2010 Super 14 Season Review: Chiefs

James MortimerAnalyst IMay 16, 2010

AUCKLAND, NEW ZEALAND - MAY 15:  Save Tokula of the Chiefs breaks through the tackle of Chris Smylie of the Blues to score a try during the round 14 Super 14 match between the Blues and the Chiefs at Eden Park on May 15, 2010 in Auckland, New Zealand.  (Photo by Phil Walter/Getty Images)
Phil Walter/Getty Images


The most difficult post mortem that will come out of the Chiefs season is that many, including the team itself, would have expected the Waikato-based franchise to build on their maiden final appearance last year and again threaten for the title.


When they kicked off their season (without captain Mils Muliaina, who was rested for the early stages) and jumped out to record their best ever season start and notch three away wins, many began thinking the Chiefs were on track to reach their third semifinal and finally announce themselves as a perennial title contender.


Yet after those glorious first three weeks, the side would win only one more game.


To truly highlight what is unfortunately a fall from grace, it was the franchise's worst finish in the Super 14 and on a par with their horror years of 2003, 2000, and 1997, when they finished at least 10th.


So what happened?


In reality, it was a combination of factors that ensured the side was on the back foot as the season progressed, and unfortunately for the team, key aspects (primarily injuries) haunted the side as they have in previous campaigns.


Not once were the Chiefs able to field a full strength starting XV, and players that encapsulate the Waikato-based side’s game such as Mils Muliaina and Sitiveni Sivivatu were out for the majority of the season.


But while their freewheeling attack was so dominant last year that it made up for any other shortcomings in their game, 2010 was a year where ultimately the sides with blue chip forward packs were the teams with the advantage.


Long heralded as a potential Achilles heel for the team, the Chiefs tight five and constantly changed (due to injury) back row was unable to either adjust or compete, especially against marquee forward-based teams like the Stormers, Bulls, and Waratahs.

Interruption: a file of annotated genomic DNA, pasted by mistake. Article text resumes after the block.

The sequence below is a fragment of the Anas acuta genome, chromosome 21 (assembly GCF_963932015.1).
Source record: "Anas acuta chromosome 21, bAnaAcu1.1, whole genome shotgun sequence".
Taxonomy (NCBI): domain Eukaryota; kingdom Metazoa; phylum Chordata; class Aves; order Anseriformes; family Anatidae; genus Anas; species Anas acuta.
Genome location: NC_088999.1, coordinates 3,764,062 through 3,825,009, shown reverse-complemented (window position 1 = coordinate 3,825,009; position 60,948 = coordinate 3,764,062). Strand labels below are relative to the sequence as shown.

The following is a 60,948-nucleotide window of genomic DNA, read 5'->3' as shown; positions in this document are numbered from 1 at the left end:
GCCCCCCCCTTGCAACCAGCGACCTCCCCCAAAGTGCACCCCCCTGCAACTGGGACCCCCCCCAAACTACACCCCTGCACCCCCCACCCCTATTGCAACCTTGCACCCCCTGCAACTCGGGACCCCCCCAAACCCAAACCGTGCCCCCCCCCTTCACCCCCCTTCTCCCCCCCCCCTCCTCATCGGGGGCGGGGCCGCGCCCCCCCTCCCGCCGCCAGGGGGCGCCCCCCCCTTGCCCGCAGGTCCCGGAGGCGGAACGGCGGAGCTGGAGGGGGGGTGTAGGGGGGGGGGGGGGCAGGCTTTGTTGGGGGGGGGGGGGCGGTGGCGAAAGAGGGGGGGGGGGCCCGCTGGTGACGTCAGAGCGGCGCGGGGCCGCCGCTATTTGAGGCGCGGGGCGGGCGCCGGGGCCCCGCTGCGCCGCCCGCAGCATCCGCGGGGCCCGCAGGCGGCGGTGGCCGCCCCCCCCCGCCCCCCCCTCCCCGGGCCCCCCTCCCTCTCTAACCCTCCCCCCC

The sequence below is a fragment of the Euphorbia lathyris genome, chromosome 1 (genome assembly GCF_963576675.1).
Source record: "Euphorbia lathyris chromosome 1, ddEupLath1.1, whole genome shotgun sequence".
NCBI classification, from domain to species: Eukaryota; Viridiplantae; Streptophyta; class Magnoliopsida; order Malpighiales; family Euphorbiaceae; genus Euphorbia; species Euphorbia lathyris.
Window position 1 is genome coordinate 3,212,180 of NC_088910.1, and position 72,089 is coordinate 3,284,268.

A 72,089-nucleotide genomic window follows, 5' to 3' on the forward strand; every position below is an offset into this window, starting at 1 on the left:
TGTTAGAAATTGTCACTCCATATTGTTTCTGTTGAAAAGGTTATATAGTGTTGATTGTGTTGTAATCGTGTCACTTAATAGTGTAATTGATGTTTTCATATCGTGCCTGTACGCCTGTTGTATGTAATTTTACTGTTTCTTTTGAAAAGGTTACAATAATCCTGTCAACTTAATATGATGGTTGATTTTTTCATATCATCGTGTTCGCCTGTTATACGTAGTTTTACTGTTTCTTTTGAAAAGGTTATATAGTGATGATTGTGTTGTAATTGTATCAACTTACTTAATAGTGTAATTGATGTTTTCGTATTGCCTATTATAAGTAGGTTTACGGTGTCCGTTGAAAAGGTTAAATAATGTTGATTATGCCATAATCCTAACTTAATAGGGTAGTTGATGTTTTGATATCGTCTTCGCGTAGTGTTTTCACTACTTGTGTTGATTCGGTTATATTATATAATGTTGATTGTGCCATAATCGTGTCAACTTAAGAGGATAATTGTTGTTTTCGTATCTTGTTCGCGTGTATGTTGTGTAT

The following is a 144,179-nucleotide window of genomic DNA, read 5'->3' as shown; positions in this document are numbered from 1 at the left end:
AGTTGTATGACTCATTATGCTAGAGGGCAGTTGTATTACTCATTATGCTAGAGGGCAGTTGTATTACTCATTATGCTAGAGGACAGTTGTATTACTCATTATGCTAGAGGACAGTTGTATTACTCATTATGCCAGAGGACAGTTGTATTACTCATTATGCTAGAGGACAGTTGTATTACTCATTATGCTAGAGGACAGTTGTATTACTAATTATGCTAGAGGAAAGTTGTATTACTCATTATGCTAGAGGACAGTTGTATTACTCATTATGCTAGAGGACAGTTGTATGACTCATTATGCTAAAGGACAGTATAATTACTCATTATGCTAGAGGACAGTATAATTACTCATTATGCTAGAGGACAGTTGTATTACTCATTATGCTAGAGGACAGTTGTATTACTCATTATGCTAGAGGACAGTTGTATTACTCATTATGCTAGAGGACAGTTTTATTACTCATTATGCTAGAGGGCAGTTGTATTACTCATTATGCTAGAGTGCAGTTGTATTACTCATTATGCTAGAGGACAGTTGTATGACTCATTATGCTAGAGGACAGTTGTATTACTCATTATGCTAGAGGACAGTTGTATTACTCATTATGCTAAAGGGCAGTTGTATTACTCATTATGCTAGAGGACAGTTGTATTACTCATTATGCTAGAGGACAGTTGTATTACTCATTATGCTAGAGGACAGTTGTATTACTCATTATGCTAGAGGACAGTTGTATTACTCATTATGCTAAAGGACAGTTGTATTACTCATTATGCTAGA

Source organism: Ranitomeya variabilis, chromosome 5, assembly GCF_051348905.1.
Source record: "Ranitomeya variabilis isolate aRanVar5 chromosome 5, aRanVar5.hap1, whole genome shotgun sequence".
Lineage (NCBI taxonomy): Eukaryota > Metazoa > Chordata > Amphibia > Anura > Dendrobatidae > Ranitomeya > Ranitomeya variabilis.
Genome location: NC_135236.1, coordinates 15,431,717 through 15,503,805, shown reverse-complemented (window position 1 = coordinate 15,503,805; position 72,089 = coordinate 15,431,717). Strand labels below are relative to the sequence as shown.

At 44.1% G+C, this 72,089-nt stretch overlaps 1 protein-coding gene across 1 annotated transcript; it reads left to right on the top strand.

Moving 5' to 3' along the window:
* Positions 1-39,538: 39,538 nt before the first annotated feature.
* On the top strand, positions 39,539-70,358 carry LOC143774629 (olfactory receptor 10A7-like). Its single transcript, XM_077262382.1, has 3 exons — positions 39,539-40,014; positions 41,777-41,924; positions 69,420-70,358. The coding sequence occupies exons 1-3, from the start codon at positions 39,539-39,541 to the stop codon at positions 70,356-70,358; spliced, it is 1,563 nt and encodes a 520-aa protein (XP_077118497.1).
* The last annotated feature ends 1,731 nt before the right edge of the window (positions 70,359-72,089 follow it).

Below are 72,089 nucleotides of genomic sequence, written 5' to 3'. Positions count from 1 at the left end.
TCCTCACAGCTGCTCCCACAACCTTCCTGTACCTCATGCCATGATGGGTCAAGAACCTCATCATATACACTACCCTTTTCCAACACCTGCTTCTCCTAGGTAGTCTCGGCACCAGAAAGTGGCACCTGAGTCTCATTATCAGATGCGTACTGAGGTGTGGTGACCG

Missing key second rowers from start to finish was a huge problem for the Chiefs, and the new law interpretations ironically seemed to cripple the side as the season wore on. 

Last year, the classic policing of the ruck suited the Chiefs systems, but they were outgunned when it counted when it came to contesting the ball on the deck and supplying the most precious commodity for such a side: quick ball.


Still, the disposition of the players was evident for all to see, with their run of three losses to the Reds, Crusaders and Brumbies, all title competitors, being by proud margins of seven points or less.


It was though against the Bulls and the Stormers (as it was for most teams this season) where the Chiefs lack of a full arsenal was laid bare, with the two South African heavyweights systematically dismantling the Chiefs game to all but finish their season just beyond the halfway point.


As was seen throughout the season, the Chiefs were also caught on the hop in regard to their strategic adaptations as well.


The region, though the Waikato provincial sides and the Chiefs franchise, has long been feared for their defensive prowess, primarily through their rushing tackling system. 


Yet the Chiefs finished the season as the second worst defensive team, conceding more than 60 points than any of their campaigns in the competition's history. 

Too quickly was it discovered by teams that the “rush” often was not co-ordinated, and even in their last game against the Blues the pattern was continued which their Northern rivals took full advantage of.


Still, the opportunities were still plentiful for the team, with the atrocious injury toll giving opportunities to young players such as Tim-Nanai Williams.


But for all of the game's complexities, rugby is still (pardon the over used cliché) a game won up front. 

Despite fielding arguably the most dangerous backline in the competition, the Chiefs could not compete at season-defining moments, and will hope to address this as the competition morphs into the Super 15.


Chiefs 2010 season


Beat Sharks 19-18

Beat Lions 72-65

Beat Force 37-19

Lost Reds 18-23

Lost Crusaders 19-26


Lost Brumbies 23-30

Beat Highlanders 27-21

Lost Bulls 27-41

Lost Stormers 15-49

Drew Cheetahs 25-25

Lost Hurricanes 27-33

Lost Waratahs 19-46

Lost Blues 20-30



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